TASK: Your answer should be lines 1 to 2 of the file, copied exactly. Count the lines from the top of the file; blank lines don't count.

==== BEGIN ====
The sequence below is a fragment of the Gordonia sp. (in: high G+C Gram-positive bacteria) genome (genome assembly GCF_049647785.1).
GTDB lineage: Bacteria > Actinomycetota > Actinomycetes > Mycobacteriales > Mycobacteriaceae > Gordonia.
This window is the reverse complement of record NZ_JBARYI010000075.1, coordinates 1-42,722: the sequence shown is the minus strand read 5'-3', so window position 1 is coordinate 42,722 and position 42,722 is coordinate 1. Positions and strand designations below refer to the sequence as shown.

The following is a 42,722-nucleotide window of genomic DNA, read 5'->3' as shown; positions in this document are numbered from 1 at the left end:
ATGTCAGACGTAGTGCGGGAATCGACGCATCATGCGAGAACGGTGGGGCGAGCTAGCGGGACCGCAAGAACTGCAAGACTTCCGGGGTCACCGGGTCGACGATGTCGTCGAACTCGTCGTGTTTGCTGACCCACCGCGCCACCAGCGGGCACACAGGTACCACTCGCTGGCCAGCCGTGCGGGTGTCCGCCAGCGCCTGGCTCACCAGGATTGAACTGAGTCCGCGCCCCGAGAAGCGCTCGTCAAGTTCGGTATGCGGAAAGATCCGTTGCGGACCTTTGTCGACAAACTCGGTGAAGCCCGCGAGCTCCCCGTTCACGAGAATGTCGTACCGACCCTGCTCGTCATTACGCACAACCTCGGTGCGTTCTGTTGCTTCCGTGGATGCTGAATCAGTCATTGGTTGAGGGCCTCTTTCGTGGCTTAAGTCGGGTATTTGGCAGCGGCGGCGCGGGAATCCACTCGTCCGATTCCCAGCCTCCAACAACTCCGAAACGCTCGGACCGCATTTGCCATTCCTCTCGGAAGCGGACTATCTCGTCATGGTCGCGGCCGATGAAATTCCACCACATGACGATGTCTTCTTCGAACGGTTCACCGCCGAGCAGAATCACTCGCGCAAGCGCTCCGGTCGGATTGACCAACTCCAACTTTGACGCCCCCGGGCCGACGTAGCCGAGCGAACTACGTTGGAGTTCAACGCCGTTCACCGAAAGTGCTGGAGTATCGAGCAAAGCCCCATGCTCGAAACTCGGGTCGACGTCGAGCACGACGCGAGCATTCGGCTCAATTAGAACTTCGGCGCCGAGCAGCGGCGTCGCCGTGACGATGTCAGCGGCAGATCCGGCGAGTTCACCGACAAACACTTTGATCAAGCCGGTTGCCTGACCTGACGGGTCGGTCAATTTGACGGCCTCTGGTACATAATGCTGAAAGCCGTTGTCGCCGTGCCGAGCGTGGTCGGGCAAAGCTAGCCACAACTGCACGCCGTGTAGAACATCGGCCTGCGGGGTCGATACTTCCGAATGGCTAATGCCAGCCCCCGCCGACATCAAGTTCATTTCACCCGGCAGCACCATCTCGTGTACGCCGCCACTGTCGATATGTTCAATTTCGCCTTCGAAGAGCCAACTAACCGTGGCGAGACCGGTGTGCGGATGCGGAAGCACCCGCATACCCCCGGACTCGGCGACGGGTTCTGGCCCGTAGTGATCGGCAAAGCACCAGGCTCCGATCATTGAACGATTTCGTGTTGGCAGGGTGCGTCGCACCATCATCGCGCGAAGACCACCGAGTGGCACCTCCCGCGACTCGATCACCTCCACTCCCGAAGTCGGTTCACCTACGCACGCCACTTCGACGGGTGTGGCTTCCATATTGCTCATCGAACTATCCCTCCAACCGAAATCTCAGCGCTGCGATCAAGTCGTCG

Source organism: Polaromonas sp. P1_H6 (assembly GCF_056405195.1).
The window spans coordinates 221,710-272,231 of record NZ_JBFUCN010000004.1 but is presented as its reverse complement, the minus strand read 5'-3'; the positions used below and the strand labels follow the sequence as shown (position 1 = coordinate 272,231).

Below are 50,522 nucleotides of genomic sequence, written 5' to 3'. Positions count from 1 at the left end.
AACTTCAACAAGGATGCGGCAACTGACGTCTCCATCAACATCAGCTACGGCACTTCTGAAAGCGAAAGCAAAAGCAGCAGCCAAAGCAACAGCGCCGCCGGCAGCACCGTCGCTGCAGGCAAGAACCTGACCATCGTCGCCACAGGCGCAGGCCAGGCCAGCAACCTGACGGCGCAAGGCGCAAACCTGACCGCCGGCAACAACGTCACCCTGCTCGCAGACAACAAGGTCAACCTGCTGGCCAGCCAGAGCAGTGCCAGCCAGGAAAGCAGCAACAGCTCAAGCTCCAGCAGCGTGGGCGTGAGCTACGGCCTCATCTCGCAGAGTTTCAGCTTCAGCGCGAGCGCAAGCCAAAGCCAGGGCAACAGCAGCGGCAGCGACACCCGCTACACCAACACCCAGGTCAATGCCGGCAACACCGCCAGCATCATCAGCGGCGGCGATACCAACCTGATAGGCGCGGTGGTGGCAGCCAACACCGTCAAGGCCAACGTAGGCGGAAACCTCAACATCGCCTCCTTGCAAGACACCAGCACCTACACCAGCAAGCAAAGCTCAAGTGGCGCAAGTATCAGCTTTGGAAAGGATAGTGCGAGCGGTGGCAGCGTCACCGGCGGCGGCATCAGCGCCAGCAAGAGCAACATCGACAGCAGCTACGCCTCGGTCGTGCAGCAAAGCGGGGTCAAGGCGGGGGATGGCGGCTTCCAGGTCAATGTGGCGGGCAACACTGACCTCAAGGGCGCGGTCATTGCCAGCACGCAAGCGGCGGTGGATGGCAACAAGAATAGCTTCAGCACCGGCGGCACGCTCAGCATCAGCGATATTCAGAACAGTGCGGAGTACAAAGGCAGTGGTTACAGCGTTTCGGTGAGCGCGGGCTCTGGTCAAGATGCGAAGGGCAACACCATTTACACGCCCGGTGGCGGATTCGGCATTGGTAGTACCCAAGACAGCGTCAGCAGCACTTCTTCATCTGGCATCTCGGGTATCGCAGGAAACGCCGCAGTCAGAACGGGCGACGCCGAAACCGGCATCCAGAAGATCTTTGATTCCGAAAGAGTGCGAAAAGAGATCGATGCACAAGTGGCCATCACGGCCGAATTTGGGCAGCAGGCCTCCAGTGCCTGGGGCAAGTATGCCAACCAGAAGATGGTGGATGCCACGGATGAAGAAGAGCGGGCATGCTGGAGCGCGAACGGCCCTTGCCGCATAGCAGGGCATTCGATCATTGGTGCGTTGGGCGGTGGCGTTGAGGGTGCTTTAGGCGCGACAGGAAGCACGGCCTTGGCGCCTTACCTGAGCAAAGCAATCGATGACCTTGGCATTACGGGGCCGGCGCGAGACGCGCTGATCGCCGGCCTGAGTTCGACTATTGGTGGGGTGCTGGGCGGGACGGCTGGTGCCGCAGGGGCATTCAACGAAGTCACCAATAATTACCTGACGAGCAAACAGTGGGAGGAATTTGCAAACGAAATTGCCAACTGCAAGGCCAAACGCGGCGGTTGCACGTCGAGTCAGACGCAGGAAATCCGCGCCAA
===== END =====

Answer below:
The sequence below is a fragment of the Gordonia sp. (in: high G+C Gram-positive bacteria) genome (genome assembly GCF_049647785.1).
GTDB lineage: Bacteria > Actinomycetota > Actinomycetes > Mycobacteriales > Mycobacteriaceae > Gordonia.